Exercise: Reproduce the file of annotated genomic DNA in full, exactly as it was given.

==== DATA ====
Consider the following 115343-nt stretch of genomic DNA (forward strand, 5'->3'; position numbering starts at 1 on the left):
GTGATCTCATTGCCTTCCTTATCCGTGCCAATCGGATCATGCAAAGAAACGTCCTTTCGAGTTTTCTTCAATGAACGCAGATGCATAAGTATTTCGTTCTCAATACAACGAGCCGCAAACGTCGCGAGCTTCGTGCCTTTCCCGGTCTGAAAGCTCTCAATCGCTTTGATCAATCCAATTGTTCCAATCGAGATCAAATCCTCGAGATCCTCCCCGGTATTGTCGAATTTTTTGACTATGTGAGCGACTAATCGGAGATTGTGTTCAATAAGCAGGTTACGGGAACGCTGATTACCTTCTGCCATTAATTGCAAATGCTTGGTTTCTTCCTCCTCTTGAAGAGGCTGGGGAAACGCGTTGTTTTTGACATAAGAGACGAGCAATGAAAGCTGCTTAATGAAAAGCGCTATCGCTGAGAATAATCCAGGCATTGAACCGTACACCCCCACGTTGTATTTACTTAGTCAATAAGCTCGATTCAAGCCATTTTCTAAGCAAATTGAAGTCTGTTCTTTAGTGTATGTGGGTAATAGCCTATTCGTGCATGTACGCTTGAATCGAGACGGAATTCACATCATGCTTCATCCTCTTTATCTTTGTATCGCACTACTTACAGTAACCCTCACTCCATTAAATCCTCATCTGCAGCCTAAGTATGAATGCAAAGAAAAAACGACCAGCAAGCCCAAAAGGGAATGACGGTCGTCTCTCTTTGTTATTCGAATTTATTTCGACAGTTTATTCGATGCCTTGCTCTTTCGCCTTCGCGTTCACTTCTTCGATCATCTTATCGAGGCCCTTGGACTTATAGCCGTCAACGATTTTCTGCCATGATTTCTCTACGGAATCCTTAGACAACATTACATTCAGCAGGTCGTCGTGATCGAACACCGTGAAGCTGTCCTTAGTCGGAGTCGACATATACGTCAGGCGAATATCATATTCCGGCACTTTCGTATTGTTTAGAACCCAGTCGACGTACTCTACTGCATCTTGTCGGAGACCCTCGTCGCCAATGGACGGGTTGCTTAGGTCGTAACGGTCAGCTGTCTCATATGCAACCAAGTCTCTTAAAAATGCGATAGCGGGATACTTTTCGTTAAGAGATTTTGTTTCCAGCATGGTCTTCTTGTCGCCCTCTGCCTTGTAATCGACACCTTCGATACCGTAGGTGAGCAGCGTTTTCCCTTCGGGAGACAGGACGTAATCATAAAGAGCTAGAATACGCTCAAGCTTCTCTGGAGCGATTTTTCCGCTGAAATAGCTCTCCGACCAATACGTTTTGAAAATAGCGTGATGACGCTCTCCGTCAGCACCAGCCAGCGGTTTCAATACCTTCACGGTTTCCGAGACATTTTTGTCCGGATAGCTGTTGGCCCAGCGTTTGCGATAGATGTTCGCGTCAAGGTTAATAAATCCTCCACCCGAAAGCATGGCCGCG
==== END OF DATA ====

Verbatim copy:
Consider the following 115343-nt stretch of genomic DNA (forward strand, 5'->3'; position numbering starts at 1 on the left):
GTGATCTCATTGCCTTCCTTATCCGTGCCAATCGGATCATGCAAAGAAACGTCCTTTCGAGTTTTCTTCAATGAACGCAGATGCATAAGTATTTCGTTCTCAATACAACGAGCCGCAAACGTCGCGAGCTTCGTGCCTTTCCCGGTCTGAAAGCTCTCAATCGCTTTGATCAATCCAATTGTTCCAATCGAGATCAAATCCTCGAGATCCTCCCCGGTATTGTCGAATTTTTTGACTATGTGAGCGACTAATCGGAGATTGTGTTCAATAAGCAGGTTACGGGAACGCTGATTACCTTCTGCCATTAATTGCAAATGCTTGGTTTCTTCCTCCTCTTGAAGAGGCTGGGGAAACGCGTTGTTTTTGACATAAGAGACGAGCAATGAAAGCTGCTTAATGAAAAGCGCTATCGCTGAGAATAATCCAGGCATTGAACCGTACACCCCCACGTTGTATTTACTTAGTCAATAAGCTCGATTCAAGCCATTTTCTAAGCAAATTGAAGTCTGTTCTTTAGTGTATGTGGGTAATAGCCTATTCGTGCATGTACGCTTGAATCGAGACGGAATTCACATCATGCTTCATCCTCTTTATCTTTGTATCGCACTACTTACAGTAACCCTCACTCCATTAAATCCTCATCTGCAGCCTAAGTATGAATGCAAAGAAAAAACGACCAGCAAGCCCAAAAGGGAATGACGGTCGTCTCTCTTTGTTATTCGAATTTATTTCGACAGTTTATTCGATGCCTTGCTCTTTCGCCTTCGCGTTCACTTCTTCGATCATCTTATCGAGGCCCTTGGACTTATAGCCGTCAACGATTTTCTGCCATGATTTCTCTACGGAATCCTTAGACAACATTACATTCAGCAGGTCGTCGTGATCGAACACCGTGAAGCTGTCCTTAGTCGGAGTCGACATATACGTCAGGCGAATATCATATTCCGGCACTTTCGTATTGTTTAGAACCCAGTCGACGTACTCTACTGCATCTTGTCGGAGACCCTCGTCGCCAATGGACGGGTTGCTTAGGTCGTAACGGTCAGCTGTCTCATATGCAACCAAGTCTCTTAAAAATGCGATAGCGGGATACTTTTCGTTAAGAGATTTTGTTTCCAGCATGGTCTTCTTGTCGCCCTCTGCCTTGTAATCGACACCTTCGATACCGTAGGTGAGCAGCGTTTTCCCTTCGGGAGACAGGACGTAATCATAAAGAGCTAGAATACGCTCAAGCTTCTCTGGAGCGATTTTTCCGCTGAAATAGCTCTCCGACCAATACGTTTTGAAAATAGCGTGATGACGCTCTCCGTCAGCACCAGCCAGCGGTTTCAATACCTTCACGGTTTCCGAGACATTTTTGTCCGGATAGCTGTTGGCCCAGCGTTTGCGATAGATGTTCGCGTCAAGGTTAATAAATCCTCCACCCGAAAGCATGGCCGCG